The reality is that Westlands is in the ideal place. Indeed, the Central Valley of California occupies the only Mediterranean climate in North America. Weather conditions, rich soils, and the arrival of water in the mid-1960s, have transformed the area into the most productive farming region in America. The communities that have grown there as a result, the thousands of businesses and tens of thousands of people whose livelihoods depend upon agricultural productivity, are not “in the wrong place.” They are at home.

The most persistent criticism of Westlands’ role in this transformation has to do with the influence of “corporate agriculture.” That may remain a concern for some parts of California, but not in Westlands or any of the other farming region served by the federal Central Valley Project. When Westlands was created in 1952, major industrial interests, including Standard Oil of California and Southern Pacific Railroad, did indeed own large tracts of land within its water service area.

But that ended in 1982 with the passage of Congressman Miller’s Reclamation Reform Act. That act redefined the qualifications for receiving water from a federal reclamation project; as a result, large corporate entities sold out, the large tracts were broken up, and today in Westlands there are nearly 2,250 landowners and the average farm size is 710 acres. “Corporate agriculture” has lost its meaning. Any corporate structure for today’s family farmers in Westlands is likely to have a mom as its vice president and her child as its treasurer.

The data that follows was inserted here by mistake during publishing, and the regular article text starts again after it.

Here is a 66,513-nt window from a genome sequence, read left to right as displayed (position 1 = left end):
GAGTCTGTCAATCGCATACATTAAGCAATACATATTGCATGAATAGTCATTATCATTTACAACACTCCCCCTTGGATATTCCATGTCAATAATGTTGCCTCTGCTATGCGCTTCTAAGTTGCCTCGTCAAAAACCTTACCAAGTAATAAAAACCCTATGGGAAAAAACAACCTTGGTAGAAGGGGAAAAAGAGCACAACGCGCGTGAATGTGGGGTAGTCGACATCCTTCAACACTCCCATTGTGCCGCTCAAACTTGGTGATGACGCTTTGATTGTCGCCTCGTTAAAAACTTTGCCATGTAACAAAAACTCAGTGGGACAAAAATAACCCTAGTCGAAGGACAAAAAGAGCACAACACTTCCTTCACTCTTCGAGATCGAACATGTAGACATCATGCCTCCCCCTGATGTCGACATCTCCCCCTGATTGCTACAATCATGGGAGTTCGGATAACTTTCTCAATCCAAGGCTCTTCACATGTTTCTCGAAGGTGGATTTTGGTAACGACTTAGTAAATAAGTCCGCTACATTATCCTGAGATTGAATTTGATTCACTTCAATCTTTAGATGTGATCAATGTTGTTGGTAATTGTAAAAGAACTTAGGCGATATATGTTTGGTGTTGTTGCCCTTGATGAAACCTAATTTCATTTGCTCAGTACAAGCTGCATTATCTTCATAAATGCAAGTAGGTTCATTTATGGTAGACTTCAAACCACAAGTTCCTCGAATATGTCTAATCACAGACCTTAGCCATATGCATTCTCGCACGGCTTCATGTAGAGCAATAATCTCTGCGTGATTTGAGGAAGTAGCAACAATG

Water use remains a constant concern for our farmers. That’s why farmers in Westlands have invested more than $1 billion in water saving techniques and technology. Indeed, even Westlands’ harshest critics have acknowledged that the men and women who today farm in Westlands are among the most efficient users of irrigation water in the world. Westlands is a leader in water conservation, and agricultural experts from all over the world come to the District to learn how its farmers are able to accomplish so much with the limited, and often uncertain, water supplies they have to work with.

Our interest in water use efficiency has become even more important in the 22 years since Congressman Miller’s Central Valley Project Improvement Act, and a host of new regulatory restrictions redirected more than a third of the water that cities and farms used to receive from the federal project, dedicating it instead to serve a wide range of new environmental purposes. Today, on an annual basis, the federal project manages more than 1.5 million acre-feet of water for fishery flow, waterfowl habitat, to protect listed species, and other environmental uses.